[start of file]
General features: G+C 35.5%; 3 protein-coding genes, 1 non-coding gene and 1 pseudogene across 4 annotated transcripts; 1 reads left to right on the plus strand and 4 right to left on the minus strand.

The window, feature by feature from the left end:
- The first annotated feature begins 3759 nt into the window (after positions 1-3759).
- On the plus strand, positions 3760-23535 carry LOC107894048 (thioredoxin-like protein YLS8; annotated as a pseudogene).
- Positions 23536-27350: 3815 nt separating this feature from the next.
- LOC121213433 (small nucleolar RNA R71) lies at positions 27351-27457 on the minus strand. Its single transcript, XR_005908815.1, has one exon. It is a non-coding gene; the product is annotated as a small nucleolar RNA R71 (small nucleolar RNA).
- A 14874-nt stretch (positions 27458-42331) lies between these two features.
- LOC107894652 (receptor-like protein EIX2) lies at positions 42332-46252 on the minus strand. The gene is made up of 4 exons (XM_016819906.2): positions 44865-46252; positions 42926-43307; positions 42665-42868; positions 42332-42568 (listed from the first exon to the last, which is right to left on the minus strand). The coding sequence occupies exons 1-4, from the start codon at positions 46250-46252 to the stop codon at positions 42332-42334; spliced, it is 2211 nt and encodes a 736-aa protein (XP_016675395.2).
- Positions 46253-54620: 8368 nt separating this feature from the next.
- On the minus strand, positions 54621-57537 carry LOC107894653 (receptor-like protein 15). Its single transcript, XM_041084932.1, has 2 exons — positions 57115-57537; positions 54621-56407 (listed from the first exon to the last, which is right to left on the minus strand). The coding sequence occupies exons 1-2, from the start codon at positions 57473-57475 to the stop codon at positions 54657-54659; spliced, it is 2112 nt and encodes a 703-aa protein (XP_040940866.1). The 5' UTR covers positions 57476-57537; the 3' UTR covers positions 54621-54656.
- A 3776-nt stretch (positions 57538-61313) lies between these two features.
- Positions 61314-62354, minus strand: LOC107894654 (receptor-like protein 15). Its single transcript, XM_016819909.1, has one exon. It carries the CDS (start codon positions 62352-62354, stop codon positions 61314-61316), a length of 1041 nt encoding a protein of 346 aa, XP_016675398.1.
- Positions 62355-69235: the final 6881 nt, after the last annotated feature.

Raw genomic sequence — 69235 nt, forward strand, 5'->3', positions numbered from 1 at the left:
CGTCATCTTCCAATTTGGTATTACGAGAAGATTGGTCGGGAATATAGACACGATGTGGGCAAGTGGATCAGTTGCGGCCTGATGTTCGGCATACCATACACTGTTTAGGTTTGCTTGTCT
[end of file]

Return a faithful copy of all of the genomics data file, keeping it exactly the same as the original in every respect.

General features: G+C 35.5%; 3 protein-coding genes, 1 non-coding gene and 1 pseudogene across 4 annotated transcripts; 1 reads left to right on the plus strand and 4 right to left on the minus strand.

The window, feature by feature from the left end:
- The first annotated feature begins 3759 nt into the window (after positions 1-3759).
- On the plus strand, positions 3760-23535 carry LOC107894048 (thioredoxin-like protein YLS8; annotated as a pseudogene).
- Positions 23536-27350: 3815 nt separating this feature from the next.
- LOC121213433 (small nucleolar RNA R71) lies at positions 27351-27457 on the minus strand. Its single transcript, XR_005908815.1, has one exon. It is a non-coding gene; the product is annotated as a small nucleolar RNA R71 (small nucleolar RNA).
- A 14874-nt stretch (positions 27458-42331) lies between these two features.
- LOC107894652 (receptor-like protein EIX2) lies at positions 42332-46252 on the minus strand. The gene is made up of 4 exons (XM_016819906.2): positions 44865-46252; positions 42926-43307; positions 42665-42868; positions 42332-42568 (listed from the first exon to the last, which is right to left on the minus strand). The coding sequence occupies exons 1-4, from the start codon at positions 46250-46252 to the stop codon at positions 42332-42334; spliced, it is 2211 nt and encodes a 736-aa protein (XP_016675395.2).
- Positions 46253-54620: 8368 nt separating this feature from the next.
- On the minus strand, positions 54621-57537 carry LOC107894653 (receptor-like protein 15). Its single transcript, XM_041084932.1, has 2 exons — positions 57115-57537; positions 54621-56407 (listed from the first exon to the last, which is right to left on the minus strand). The coding sequence occupies exons 1-2, from the start codon at positions 57473-57475 to the stop codon at positions 54657-54659; spliced, it is 2112 nt and encodes a 703-aa protein (XP_040940866.1). The 5' UTR covers positions 57476-57537; the 3' UTR covers positions 54621-54656.
- A 3776-nt stretch (positions 57538-61313) lies between these two features.
- Positions 61314-62354, minus strand: LOC107894654 (receptor-like protein 15). Its single transcript, XM_016819909.1, has one exon. It carries the CDS (start codon positions 62352-62354, stop codon positions 61314-61316), a length of 1041 nt encoding a protein of 346 aa, XP_016675398.1.
- Positions 62355-69235: the final 6881 nt, after the last annotated feature.

Raw genomic sequence — 69235 nt, forward strand, 5'->3', positions numbered from 1 at the left:
CGTCATCTTCCAATTTGGTATTACGAGAAGATTGGTCGGGAATATAGACACGATGTGGGCAAGTGGATCAGTTGCGGCCTGATGTTCGGCATACCATACACTGTTTAGGTTTGCTTGTCT